Sermon for May 28, 2017

Sermon for Memorial Day Sunday, May 28, 2017

St. Paul Lutheran Church, Wallis, Texas

Sermon texts:  1 Peter 4:12-19; 5:6-11, and John 14:27

Sermon Theme:  “Memorial Day, War, and a Prayer for Peace”

(Sources:  Emphasis Online Illustrations; “Every Day Is Memorial Day,” Online Sermon Notebook; Online Memorial Day Bible Verses; original ideas; Online “No Greater Love” by Scott Harris; Online “Persecutions of Christians in the Middle East”; Online Open Doors USA; Online “Christians Killed for Their Faith,” Christian Solidarity International; Life Application Study Bible; online news)

Grace, mercy, and peace to you from God our Father and from the Lord Jesus Christ.

           The world was shocked this past week when 22 young people were killed and 59 wounded during a terrorist attack in Manchester, England.  The suicide- bomber’s bloody massacre was claimed as a victory by ISIS.  We recall that 2,996 people were killed, and more than 6,000 wounded in the 9-11 attack on the Twin Towers in New York.  415 First Responders died in that attack.  Our government has declared WAR on terrorism, as have other governments in other countries.

Tomorrow is Memorial Day.  The observance of Memorial Day was started in our country in remembrance of those who died in the American Civil War.  Years later, men and women who had sacrificed their lives in the service of our nation in ANY WAR were added to the list.  Since 9/11, many grateful Americans have further added those who died in the line of duty protecting us, such as Fire, Police, Rescue and Medical personnel, especially those responding to, and dying in, terrorists’ attacks.  We immediately think of those brave First Responders who died in rescue missions when the Twin Towers fell.

The War against Terrorism is a new kind of war that the United States and the United Kingdom have never had to fight before.  Our enemies are Muslim Jihadists who kill us because we are Christians.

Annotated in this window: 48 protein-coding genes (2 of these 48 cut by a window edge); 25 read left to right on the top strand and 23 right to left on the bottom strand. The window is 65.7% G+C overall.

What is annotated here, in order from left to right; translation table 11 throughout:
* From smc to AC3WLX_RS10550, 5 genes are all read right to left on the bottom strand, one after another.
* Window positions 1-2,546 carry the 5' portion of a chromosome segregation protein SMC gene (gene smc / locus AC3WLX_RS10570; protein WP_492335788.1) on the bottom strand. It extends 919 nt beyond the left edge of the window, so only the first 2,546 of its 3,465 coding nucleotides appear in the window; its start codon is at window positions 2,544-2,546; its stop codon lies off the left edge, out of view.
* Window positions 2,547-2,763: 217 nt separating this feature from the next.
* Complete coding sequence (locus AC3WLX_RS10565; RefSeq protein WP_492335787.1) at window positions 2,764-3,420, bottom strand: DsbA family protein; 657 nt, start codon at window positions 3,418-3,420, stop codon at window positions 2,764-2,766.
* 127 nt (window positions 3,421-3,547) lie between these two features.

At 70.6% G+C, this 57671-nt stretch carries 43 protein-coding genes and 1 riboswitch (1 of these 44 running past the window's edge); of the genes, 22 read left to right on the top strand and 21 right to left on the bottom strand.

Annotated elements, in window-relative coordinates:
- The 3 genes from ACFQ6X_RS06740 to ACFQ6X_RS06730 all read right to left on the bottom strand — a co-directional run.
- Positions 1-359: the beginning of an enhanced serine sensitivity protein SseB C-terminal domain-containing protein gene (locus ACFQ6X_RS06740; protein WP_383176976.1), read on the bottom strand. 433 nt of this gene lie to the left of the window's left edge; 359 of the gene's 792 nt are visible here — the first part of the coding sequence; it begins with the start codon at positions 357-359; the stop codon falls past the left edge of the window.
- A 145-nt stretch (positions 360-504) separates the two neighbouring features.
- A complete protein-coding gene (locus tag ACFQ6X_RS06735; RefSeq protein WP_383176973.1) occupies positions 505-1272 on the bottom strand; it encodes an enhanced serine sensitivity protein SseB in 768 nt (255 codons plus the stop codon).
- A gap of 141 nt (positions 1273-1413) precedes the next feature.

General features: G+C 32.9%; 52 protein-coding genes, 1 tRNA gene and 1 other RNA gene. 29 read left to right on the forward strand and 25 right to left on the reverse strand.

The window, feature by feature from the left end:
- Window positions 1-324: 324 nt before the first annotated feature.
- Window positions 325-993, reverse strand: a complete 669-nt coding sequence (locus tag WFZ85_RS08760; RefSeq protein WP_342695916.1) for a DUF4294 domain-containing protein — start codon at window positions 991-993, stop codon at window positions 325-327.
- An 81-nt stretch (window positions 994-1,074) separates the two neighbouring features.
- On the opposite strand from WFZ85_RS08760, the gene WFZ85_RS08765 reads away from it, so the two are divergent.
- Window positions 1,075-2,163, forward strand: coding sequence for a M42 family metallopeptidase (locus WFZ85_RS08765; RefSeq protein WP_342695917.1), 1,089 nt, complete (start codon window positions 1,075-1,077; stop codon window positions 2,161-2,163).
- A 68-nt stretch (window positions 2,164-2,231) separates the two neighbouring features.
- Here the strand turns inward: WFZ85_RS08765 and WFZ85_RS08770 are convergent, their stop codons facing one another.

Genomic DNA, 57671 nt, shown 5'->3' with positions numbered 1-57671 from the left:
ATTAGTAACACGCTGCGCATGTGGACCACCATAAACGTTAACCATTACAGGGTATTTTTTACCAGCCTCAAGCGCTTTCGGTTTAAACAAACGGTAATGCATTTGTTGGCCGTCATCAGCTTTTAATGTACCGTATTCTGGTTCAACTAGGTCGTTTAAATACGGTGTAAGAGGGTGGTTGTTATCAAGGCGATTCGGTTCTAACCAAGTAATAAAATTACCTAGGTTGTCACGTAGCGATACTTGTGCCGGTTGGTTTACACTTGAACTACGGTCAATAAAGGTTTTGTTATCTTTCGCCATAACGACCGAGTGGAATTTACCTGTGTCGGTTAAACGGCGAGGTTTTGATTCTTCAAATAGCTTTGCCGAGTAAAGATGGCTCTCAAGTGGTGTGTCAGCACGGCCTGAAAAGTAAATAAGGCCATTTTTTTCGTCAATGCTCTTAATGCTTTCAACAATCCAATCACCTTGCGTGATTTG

In the American Revolutionary War, 25,324 soldiers were killed.  In the American Civil War, 498,332 service men were killed.  In World War I, 116,710 military personnel were killed, in World War II, 407,316.  In the Korean War and the Vietnam War, more than 50,000 each.  In the Iraq War, 819 died.  On 9/11, 415 Firefighters, policemen, and other First Responders died.

So let’s look at this other kind of war.  Open Doors USA reports that, worldwide,  322 Christians are killed for their faith each month, 214 churches and properties are destroyed each month, and 772 forms of violence committed against Christians each month.  President Trump and Pope Francis addressed this horrendous problem during Mr. Trump’s recent visit to the Vatican.

Today, in Sudan, Africa’s largest country, Christian men are thrown into their church building after it is set ablaze, Christian pastors are lowered into dry wells, and then set on fire.  Christian boys and girls are kidnapped from their homes; the boys are sold into slavery, and the girls sold as concubines.  Persecutions continue in Africa, Asia, and India as well as the Middle East.

This past Friday, a team of gunmen opened fire on a busload of Coptic Christians near Cairo, Egypt.  They were on their way to a monastery, and 28 were killed and 22 wounded.  Since ISIS regularly attacks Christians in Egypt, it is not surprising that they were responsible for the bloodshed.

So on this Memorial Day, I want us to remember those who are killed for standing up for their Christians beliefs, as well as those who have died for their country in more traditional wars.  These are difficult times, and these are different times.  Today, we must widen our scope of remembering.

Today’s lection from Peter’s first letter tells us what the Bible says about all this.  Peter says, “Beloved, do not be surprised at the fiery trial when it comes upon you to test you, as though something strange were happening to you. . . . Your adversary the devil prowls around like a roaring lion, seeking someone to devour.  Resist him, firm in your faith, knowing that the same kinds of suffering are being experienced by your brotherhood throughout the world.”

In that text, Peter is writing to God’s elect, who are scattered exiles in various provinces, and he is encouraging them to stand firm and not run from danger because God’s Spirit will rest upon them.  The same holds true of God’s people today.